Oooh, good topic. They bubble out faster than I can write them down!
Never hire a guy who hates his work... I'm still fixing messes left by the plumber-from-hell.
DIY should always be first choice unless the job requires highly specialized/expensive tools or esoteric skills.
To-Do lists are fractal. The closer you zoom into one item, the more it expands into a whole collection of component items. I try to anticipate this with what I call "CDTs," or Clearly Defined Tasks. Writing these out ahead of time may seem like over-detailing, but pays off when it helps avoid gross underestimation of time and costs.
management tools can make or break a job. I like OmniFocus since you can list by projects and then review by contexts (like, "what do I need to do next time I'm aboard with wiring
tools all spread out?"). And Scrivener is very useful for keeping the sprawling collection of design documents in one cohesive environment
... before that, I had stray files everywhere.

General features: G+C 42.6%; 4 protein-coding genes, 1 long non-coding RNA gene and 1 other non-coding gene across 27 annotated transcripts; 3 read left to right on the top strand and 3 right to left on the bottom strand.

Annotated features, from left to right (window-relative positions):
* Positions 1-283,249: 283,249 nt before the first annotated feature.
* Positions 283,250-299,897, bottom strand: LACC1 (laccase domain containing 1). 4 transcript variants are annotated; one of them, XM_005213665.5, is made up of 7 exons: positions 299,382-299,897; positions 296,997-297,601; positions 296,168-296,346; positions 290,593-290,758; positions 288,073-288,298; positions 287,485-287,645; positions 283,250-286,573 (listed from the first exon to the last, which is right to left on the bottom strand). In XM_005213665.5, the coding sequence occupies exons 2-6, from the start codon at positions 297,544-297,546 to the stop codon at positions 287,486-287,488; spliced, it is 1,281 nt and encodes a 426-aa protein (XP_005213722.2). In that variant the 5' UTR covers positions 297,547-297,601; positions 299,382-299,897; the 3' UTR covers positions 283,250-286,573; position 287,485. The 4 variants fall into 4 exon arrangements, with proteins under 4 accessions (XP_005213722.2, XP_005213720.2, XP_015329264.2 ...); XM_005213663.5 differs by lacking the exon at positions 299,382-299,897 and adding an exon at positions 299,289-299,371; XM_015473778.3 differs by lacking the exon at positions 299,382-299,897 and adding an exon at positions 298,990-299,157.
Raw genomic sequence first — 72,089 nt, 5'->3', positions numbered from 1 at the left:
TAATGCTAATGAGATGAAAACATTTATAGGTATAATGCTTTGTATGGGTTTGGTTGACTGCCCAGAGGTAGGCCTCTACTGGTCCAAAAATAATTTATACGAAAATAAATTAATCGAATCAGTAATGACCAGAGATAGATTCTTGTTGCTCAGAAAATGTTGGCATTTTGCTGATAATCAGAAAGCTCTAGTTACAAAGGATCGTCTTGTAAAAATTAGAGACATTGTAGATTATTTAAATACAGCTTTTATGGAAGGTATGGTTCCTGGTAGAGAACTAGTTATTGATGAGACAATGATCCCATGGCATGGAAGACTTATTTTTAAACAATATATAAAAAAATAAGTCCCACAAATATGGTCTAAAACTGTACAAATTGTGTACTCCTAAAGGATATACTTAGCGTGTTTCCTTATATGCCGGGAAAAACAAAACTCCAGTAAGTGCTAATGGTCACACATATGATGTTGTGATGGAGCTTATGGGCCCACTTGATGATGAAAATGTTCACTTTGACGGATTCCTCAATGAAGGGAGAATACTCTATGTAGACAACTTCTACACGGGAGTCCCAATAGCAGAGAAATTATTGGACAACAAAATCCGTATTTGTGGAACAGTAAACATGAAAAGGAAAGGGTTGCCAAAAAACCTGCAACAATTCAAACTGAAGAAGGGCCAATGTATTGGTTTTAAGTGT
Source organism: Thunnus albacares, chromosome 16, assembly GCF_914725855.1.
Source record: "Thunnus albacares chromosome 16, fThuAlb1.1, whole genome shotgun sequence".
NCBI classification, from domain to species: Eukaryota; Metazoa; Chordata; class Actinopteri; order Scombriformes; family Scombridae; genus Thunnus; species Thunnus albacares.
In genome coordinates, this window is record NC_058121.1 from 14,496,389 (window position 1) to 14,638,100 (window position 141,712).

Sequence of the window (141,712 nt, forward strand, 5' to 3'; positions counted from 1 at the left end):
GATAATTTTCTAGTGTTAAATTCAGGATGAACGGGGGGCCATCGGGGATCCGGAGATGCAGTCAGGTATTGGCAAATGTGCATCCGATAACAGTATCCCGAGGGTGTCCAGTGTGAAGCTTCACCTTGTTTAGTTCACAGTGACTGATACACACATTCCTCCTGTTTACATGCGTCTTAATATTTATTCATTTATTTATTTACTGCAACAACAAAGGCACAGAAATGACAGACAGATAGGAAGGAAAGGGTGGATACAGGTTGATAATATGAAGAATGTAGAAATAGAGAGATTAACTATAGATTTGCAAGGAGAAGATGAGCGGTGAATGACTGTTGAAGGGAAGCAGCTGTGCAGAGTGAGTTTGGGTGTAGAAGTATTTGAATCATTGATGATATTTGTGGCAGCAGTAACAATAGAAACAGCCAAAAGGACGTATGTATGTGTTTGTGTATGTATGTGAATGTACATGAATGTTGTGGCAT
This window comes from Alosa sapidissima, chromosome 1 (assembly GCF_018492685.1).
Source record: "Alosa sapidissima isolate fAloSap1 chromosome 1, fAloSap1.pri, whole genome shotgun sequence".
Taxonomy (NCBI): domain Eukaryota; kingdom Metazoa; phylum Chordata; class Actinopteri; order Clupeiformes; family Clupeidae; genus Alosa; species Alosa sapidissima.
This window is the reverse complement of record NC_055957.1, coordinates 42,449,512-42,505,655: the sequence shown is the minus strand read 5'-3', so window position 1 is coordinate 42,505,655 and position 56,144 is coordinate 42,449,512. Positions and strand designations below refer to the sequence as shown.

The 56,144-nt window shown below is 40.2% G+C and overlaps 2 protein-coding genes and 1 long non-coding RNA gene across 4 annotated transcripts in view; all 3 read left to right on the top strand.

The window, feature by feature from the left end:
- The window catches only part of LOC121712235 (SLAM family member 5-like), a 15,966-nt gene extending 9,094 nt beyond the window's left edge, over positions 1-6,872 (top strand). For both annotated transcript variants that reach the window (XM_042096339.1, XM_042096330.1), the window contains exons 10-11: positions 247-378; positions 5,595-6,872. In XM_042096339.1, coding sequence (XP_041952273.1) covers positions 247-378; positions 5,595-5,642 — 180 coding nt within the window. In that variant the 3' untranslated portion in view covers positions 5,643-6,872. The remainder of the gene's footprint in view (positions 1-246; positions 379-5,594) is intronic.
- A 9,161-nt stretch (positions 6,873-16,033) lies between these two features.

If a project
requires (n) components, there will be (n-1) units in stock. I agree fully with the person above who suggested buying
in bulk... and besides, you end up with repair inventory and trade
goods. For hardware
Tool duplication between home and boat is unavoidable. You'll end up needing 'em anyway. Expensive tools are usually good investments, though they sink just as fast as cheap
ones. No shame in using a lanyard when leaning over the rail. The new Li-Ion Makita power tools are awesome.
Document, document, document! Buy a cable-labeling machine (I like the IDpal from Brady) and ID every cable as it is identified. Take the time to do good drawings (I use OmniGraffle Pro for overall diagrams, and Eagle for detailed schematics). Start a binder for the known-correct information that you will want to be able to find again... sprinkled throughout project notebooks and random scraps, it gets lost
. Dedicate portable file boxes to manuals
and individual projects. Use your digital camera
to chase otherwise invisible mysteries, and save the images
. Take photos before closing off an area so you will know later where not to drill.
Save labeled core
samples from hole-saw adventures.
Cheers from Nomadness,